* Anxiety over imminent Syrian attack eases, caution rules
* Global equities up; Wall St gains, Nasdaq up 1 pct
* Dollar gains after U.S. GDP, jobless reinforce Fed tapering view
* Oil retreats from 6-month peak, gold off 3-1/2 month high
By Angela Moon
NEW YORK, Aug 29 (Reuters) - Strong growth in the U.S. economy and signs of a delay in expected Western military strikes on Syria lifted equities worldwide on Thursday and pushed the dollar to two-week peaks.
Wall Street rose for a second day, boosted by a possible large deal between Vodafone and Verizon as investors took comfort that a potential Western military strike on Syria appeared to be slowed, for now.
Data showed the American economy grew more quickly than expected in the second quarter, and weekly claims for unemployment benefits fell, bolstering the case for the Federal Reserve to begin winding down its massive economic stimulus program.
In the currency market, the dollar rose to two-week highs and was on track for its largest daily gain against the euro in more than four months.
Most major risk asset markets had already been recovering ahead of the U.S economic data on signs that divisions among lawmakers in Britain and the United States would delay any imminent action on Syria in retaliation for alleged gas attacks last week.
"There is no doubt the last couple of days the markets have bounced and continued to recover from Tuesday's selloff. A lot of that you can point to the better-than-expected second-quarter GDP numbers this morning," said David Lyon, investment specialist at JP Morgan Private Bank in San Francisco.
President Barack Obama has told Americans a military strike against Syria is in their interests, and administration officials are expected to brief congressional leaders on Thursday about plans to respond.
In the oil markets, the reduced likelihood of an immediate major supply disruption caused Brent crude to drop, ending its strongest two-day gain since January 2012.
Brent for October delivery hit a low of $114.94 a barrel, down $1.67, before recovering to trade around $116.00. It jumped over 5 percent in the previous two sessions, posting its strongest two-day gain since January 2012.
October U.S. crude fell $1.50 to a low of $108.60 a barrel before rallying to around $109.30, following a near 4 percent gain over the past two days.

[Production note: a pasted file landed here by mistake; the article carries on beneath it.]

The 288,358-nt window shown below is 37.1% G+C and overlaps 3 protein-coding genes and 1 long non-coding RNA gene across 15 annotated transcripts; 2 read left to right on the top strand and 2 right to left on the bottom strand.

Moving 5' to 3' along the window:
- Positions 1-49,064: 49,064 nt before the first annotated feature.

"The market is reassessing the supply implications of the conflict in Syria," said Eugen Weinberg, global head of commodities at Germany's Commerzbank.
"Our view is military action will not destabilize the whole Middle East, which means the risk premium is being overstated. If the conflict is contained in Syria, prices are too high."
Traditional safe-haven gold eased 0.5 percent to around $1,413 an ounce after reaching a 3-1/2 month high in Wednesday's flight to safety.
In emerging markets, Brazil's decision to raise its benchmark interest rate to a 16-month high of 9 percent on Wednesday helped stabilize the real, while in Indonesia the rupiah strengthened slightly after its central bank hiked its key lending rates.
The Indian rupee rose as high as 66.85 per dollar, up sharply from a record low of 68.85 per dollar hit on Wednesday when its central bank moved to provide dollars directly to oil companies to give the currency some relief.
Emerging market currencies in countries with high current account deficits such as India, Turkey and Brazil have plunged between 12 and 18 percent against the dollar this year on expectations of a withdrawal of the U.S. monetary stimulus that has boosted riskier assets.
The better tone in world equity markets emerged after energy shares on Wall Street gained on the rise in oil prices, and this spread to Asia, where MSCI's Asia-Pacific index, excluding Japan , rose 1.2 percent.
On Wall Street, the Dow Jones industrial average was up 59.26 points, or 0.40 percent, at 14,883.77. The Standard & Poor's 500 Index was up 7.74 points, or 0.47 percent, at 1,642.70. The Nasdaq Composite Index was up 33.44 points, or 0.93 percent, at 3,626.79.
In Treasuries, the benchmark 10-year U.S. Treasury note was down 2/32, the yield at 2.7727 percent.
European stocks also rose, snapping a sharp two-day drop, as Vodafone's renewed talks on selling Verizon its stake in their cellular joint venture sent the UK firm's stock to a 12-year high and sparked a brisk rally in the telecom sector.
The FTSEurofirst 300 was up 0.7 percent at 1,207.05, led by a 3.5 percent rise in telecoms stocks. The index had dropped about 2 percent in the last two days.
However, an auction of new Italian debt showed investors remained concerned about the shaky coalition, with government borrowing costs over five years rising.
The MSCI world equity index, which tracks shares in 45 countries, was up 0.4 percent.